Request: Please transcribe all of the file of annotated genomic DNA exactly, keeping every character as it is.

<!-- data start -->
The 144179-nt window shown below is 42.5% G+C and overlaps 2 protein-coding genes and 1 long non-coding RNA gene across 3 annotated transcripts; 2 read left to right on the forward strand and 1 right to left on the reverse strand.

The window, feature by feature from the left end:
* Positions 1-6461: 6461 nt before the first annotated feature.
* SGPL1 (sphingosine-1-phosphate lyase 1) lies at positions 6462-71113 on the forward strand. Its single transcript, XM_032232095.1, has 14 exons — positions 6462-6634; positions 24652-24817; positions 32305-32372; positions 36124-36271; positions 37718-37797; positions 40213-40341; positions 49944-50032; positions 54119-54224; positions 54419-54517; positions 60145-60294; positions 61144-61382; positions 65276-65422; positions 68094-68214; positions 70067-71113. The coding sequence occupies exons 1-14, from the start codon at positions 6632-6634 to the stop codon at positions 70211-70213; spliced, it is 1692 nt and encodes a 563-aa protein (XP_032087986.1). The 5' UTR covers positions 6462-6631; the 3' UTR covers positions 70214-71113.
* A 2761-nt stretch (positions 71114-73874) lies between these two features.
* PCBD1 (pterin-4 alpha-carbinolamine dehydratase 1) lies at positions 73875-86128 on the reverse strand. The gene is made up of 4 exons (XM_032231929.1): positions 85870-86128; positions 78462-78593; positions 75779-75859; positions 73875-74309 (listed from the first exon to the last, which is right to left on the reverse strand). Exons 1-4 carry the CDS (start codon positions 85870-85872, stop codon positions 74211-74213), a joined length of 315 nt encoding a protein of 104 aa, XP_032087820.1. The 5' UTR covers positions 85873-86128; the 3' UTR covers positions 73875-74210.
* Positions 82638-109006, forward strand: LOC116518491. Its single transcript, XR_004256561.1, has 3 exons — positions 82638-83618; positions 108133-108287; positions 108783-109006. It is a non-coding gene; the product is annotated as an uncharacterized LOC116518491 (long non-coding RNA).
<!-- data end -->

The 144179-nt window shown below is 42.5% G+C and overlaps 2 protein-coding genes and 1 long non-coding RNA gene across 3 annotated transcripts; 2 read left to right on the forward strand and 1 right to left on the reverse strand.

The window, feature by feature from the left end:
* Positions 1-6461: 6461 nt before the first annotated feature.
* SGPL1 (sphingosine-1-phosphate lyase 1) lies at positions 6462-71113 on the forward strand. Its single transcript, XM_032232095.1, has 14 exons — positions 6462-6634; positions 24652-24817; positions 32305-32372; positions 36124-36271; positions 37718-37797; positions 40213-40341; positions 49944-50032; positions 54119-54224; positions 54419-54517; positions 60145-60294; positions 61144-61382; positions 65276-65422; positions 68094-68214; positions 70067-71113. The coding sequence occupies exons 1-14, from the start codon at positions 6632-6634 to the stop codon at positions 70211-70213; spliced, it is 1692 nt and encodes a 563-aa protein (XP_032087986.1). The 5' UTR covers positions 6462-6631; the 3' UTR covers positions 70214-71113.
* A 2761-nt stretch (positions 71114-73874) lies between these two features.
* PCBD1 (pterin-4 alpha-carbinolamine dehydratase 1) lies at positions 73875-86128 on the reverse strand. The gene is made up of 4 exons (XM_032231929.1): positions 85870-86128; positions 78462-78593; positions 75779-75859; positions 73875-74309 (listed from the first exon to the last, which is right to left on the reverse strand). Exons 1-4 carry the CDS (start codon positions 85870-85872, stop codon positions 74211-74213), a joined length of 315 nt encoding a protein of 104 aa, XP_032087820.1. The 5' UTR covers positions 85873-86128; the 3' UTR covers positions 73875-74210.
* Positions 82638-109006, forward strand: LOC116518491. Its single transcript, XR_004256561.1, has 3 exons — positions 82638-83618; positions 108133-108287; positions 108783-109006. It is a non-coding gene; the product is annotated as an uncharacterized LOC116518491 (long non-coding RNA).